Libertarian nominee Gary Johnson made a now-notorious appearance on Thursday's Morning Joe on Sept. 8 where he discussed his presidential platform with Mike Barnicle. Barnicle asked the nominee how he would approach the situation in Aleppo, Syria to which Johnson didn't have much to offer besides, "What is Aleppo?" It's not the first time, though, that Johnson was out of the loop. Back in 2000, Johnson and George W. Bush exchanged words at a conference on state government, the New York Times reported at the time, and this Johnson quote is both funny and telling. It resurfaced on Twitter Thursday.
Specifically, New York Magazine editor Eric Levitz shared the photo on Twitter Thursday morning that detailed the former New Mexico governor's exchange with Bush. The quote read, "George turns to me and says, 'What are they talking about?' I said, 'I don't know.' He said, 'You don't know a thing, do you?' And I said, 'Not one thing.' He said, 'Neither do I.' And we kind of high-fived."
I'm not sure what's most alarming about this — whether it's that all the way back in 2000, Bush and Johnson were high-fiving over knowing nothing and then Bush became president, or perhaps that Johnson still needs to brush up on some knowledge as he runs for the same office 16 years later. Can the world afford to have an American president who doesn't seem to know or understand why Aleppo is so important to the ongoing crisis in Syria? Aleppo is a war-torn city in northwest Syria that is so central to the country's refugee crisis.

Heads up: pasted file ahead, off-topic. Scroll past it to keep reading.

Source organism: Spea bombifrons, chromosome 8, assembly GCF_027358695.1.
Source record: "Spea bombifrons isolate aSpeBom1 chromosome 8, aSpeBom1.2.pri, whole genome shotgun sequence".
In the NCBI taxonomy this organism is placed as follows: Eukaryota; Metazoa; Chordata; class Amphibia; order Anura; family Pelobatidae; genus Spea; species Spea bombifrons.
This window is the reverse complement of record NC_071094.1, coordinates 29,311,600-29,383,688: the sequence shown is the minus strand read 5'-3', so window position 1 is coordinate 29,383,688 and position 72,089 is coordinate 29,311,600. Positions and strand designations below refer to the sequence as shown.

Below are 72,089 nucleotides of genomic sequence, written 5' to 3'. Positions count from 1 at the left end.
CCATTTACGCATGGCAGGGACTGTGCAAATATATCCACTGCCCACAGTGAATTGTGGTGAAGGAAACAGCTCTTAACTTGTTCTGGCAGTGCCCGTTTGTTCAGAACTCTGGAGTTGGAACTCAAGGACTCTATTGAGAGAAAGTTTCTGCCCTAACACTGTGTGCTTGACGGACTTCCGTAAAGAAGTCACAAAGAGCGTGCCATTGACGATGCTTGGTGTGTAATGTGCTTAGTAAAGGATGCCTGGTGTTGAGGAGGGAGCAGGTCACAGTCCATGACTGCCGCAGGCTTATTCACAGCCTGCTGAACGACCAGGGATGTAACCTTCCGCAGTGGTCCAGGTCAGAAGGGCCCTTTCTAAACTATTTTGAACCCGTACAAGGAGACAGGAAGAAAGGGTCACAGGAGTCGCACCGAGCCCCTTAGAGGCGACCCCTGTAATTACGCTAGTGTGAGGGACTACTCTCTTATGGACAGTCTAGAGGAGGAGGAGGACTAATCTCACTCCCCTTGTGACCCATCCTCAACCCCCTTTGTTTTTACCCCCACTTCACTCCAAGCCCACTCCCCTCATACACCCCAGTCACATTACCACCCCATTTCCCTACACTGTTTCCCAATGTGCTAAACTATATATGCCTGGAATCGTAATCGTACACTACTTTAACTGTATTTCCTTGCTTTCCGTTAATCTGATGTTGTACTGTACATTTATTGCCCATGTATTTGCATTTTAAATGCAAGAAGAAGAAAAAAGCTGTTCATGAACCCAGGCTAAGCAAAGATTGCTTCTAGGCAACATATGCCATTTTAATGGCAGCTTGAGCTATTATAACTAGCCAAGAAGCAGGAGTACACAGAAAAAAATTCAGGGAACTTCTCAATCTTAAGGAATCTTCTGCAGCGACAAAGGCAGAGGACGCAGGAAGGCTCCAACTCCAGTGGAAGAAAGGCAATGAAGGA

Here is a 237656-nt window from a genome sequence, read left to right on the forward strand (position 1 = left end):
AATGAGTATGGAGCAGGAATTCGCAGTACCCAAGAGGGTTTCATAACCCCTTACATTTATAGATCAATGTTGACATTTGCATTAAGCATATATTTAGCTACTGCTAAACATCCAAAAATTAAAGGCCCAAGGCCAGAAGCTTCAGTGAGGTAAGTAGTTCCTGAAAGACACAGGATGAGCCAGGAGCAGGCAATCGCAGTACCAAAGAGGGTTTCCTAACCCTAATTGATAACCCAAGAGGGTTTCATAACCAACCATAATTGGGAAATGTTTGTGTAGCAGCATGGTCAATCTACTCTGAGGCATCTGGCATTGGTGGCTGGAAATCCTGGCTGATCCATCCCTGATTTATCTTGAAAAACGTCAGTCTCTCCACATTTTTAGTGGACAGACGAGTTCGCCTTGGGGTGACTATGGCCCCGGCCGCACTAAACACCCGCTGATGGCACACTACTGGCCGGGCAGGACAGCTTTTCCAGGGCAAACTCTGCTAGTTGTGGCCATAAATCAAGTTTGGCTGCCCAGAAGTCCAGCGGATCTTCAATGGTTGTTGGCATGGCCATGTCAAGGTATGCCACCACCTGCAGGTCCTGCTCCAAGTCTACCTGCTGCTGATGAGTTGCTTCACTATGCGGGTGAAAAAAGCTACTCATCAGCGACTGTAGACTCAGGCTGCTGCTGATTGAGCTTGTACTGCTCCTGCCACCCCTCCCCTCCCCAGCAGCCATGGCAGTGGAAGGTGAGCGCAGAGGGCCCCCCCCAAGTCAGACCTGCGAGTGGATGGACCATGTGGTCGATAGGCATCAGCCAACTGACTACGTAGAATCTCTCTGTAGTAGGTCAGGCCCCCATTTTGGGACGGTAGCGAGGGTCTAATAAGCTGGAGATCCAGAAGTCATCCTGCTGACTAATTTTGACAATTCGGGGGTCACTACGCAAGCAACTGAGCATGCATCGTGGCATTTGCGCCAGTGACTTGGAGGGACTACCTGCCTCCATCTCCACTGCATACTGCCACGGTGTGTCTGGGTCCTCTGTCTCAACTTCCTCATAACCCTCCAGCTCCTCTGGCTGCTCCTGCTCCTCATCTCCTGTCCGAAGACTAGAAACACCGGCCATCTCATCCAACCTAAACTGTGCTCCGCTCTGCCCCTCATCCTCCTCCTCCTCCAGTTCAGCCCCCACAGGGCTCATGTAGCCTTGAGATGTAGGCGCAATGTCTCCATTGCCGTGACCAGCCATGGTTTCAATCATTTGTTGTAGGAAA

Johnson's confusion over Aleppo was met with backlash from the show's host Joe Scarborough and other media networks. Scarborough specifically asked the nominee, "So Aleppo is the center of a lot of people's concerns across the planet. ... You asked, 'What is Aleppo?' Do you really think that foreign policy is so insignificant that somebody running for president of the United States shouldn’t even know what Aleppo is, where Aleppo is, why Aleppo is so important?"
It's true that everyone makes mistakes and one might forget about Aleppo from time to time, but an individual running for president of the United States should probably be more informed about a conflict that will be an important aspect of their future foreign policy platform. After the embarrassing TV blunder, Johnson released a statement in hopes of clarifying that he actually does know what Aleppo is and where it's located. He suggested:
Yes, I understand the dynamics of the Syrian conflict — I talk about them every day. But hit with "What about Aleppo?", I was immediately thinking about an acronym, not the Syrian conflict. I blanked. It happens, and it will happen again during the course of the campaign.
Can I name every city in Syria? No. Should I have identified Aleppo? Yes. Do I understand its significance? Yes.
Maybe Bush is taking some time today to send Johnson a few virtual high-fives.